Connellsville soldier awarded the Navy and Marine Corps Medal for heroism
By Karl Polacek
Published: Sunday, May 26, 2013, 12:45 p.m.
Jeremy R. Sherwood, 25, of Connellsville was a Marine at a forward base in Southern Afghanistan, near the Pakistani border.
“It was Sept. 28, 2011,” said Sherwood. “I'll never forget the date.”
An AH-1W Super Cobra helicopter gunship was doing an aggressive takeoff, fully armed, to keep the dust and sand at a minimum, when it ran into trouble.
“There were bamboo mats laid down to reduce the dust and sand,” said Sherwood. “They were taking off and landing (on the mats) all day.”
Something happened and one of the mats came loose as the helicopter lifted off.
“One skid (of the helicopter taking off) caught in the bamboo mat,” he said. “What is called the H2 (right) skid caught in the mat (when it came loose.) The helicopter tilted to the right, then left, right, left, right. Then it fell on its side.”
The impact of the rotor on the ground was so violent, it tore the transmission out of the helicopter. Debris smashed into the gunner's position (the forward position in the helicopter cockpit.)
“There was still debris flying around when we got to the helicopter,” Sherwood said. When they got to the gunner, he was already pale. “He was KIA (killed in action).”
There were bigger potential problems.
“The engines were still running at full-throttle,” he said.
He yelled to another Marine to pull the circuit breakers to shut the engines down. But a fire developed in one of the engines. And the gunship was carrying a full load of two Hellfire missiles, 10 Zuni rockets, 10 fleshette rockets and 500 rounds of 20 mm cannon ammunition, all armed.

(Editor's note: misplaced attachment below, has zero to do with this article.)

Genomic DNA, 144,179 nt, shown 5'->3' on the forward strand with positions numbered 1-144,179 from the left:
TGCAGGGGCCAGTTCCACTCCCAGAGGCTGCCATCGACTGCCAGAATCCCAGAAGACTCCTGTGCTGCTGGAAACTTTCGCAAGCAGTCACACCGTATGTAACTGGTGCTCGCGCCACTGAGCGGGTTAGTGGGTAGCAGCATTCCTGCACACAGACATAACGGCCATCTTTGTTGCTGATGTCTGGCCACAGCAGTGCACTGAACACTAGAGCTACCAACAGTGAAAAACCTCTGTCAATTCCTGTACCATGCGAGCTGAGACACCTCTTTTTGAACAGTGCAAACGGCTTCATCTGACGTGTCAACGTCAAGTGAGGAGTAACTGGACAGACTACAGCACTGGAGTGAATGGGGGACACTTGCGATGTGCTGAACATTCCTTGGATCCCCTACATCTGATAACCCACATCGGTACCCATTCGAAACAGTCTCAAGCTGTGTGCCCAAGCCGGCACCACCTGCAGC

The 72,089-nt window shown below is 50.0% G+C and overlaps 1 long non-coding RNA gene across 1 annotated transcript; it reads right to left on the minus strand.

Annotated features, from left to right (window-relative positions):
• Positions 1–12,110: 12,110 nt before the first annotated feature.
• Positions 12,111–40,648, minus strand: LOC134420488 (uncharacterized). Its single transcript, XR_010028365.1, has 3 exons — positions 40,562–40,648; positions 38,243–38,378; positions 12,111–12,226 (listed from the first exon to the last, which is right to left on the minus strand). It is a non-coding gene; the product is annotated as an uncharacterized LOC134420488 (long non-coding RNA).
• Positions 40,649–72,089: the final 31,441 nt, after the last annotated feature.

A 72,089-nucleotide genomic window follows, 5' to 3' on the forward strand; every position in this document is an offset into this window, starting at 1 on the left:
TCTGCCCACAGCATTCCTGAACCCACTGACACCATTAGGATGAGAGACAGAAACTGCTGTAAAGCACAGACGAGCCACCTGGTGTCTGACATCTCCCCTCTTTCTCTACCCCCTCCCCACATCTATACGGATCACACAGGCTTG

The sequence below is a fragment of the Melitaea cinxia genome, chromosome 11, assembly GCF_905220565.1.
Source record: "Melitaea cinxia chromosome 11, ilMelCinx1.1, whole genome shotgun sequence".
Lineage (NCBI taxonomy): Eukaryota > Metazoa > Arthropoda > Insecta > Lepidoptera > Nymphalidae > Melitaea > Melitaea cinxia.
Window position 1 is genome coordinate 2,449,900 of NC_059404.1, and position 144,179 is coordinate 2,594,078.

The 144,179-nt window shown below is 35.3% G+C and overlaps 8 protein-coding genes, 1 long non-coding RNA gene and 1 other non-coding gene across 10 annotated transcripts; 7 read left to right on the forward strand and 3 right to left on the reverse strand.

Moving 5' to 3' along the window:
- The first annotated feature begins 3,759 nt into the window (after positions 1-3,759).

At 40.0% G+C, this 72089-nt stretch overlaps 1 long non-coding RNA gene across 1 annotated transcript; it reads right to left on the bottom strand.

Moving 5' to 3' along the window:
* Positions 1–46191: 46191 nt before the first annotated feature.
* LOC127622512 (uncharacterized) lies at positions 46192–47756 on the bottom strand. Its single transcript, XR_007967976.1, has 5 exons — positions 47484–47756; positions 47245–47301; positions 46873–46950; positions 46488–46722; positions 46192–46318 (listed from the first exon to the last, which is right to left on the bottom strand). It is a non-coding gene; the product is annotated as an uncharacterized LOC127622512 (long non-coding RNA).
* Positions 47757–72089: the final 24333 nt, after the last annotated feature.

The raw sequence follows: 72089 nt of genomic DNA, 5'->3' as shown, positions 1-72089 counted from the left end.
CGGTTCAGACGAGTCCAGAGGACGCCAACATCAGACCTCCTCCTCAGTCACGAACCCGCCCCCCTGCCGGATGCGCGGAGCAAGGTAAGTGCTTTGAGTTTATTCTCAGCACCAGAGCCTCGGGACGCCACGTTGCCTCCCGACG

Sherwood grabbed a fire bottle but it did not function. He started grabbing 16-ounce water bottles, dumping them onto the fire.
“It took about a case and a half,” he said.
Sherwood was wearing fireproof clothing, which did protect him, but he received second-degree burns on his arms and he inhaled carbon-fiber particles while working to extinguish the fire.
A Black Hawk “dustoff” medical helicopter was called to provide aid to the pilot and gunner.
“But there were 15 people still around the wreckage,” he said.
The ammunition could still explode so he used strong Marine Corps language to get them away from the site, then set up a perimeter to keep everyone out of danger.
A salvage team was sent to remove the potentially dangerous ammunition. He said it was taken out into the desert and exploded.
For his efforts, Sherwood was awarded the Navy and Marine Corps Medal for his heroism.
“For his courageous and prompt actions in the face of great personal risk Cpl. Sherwood reflected great credit upon him and upheld the highest traditions of the Marine Corps and the United States Naval Service,” the last sentence of the citation reads.
It was authorized by the President of the United States and signed by the Commandant of the Marine Corps.
The Navy web site says the following about the medal:
“The Navy and Marine Corps Medal is the second highest non-combatant medal awarded by the United States Department of the Navy to members of the United States Navy and the United States Marine Corps. The decoration was established by an act of Congress on Aug. 7, 1942. The Navy and Marine Corps Medal may be awarded to service members who, while serving in any capacity with the Navy or Marine Corps, distinguish themselves by heroism not involving actual conflict with an enemy. Typically, it is awarded for actions involving the risk of one's own life.”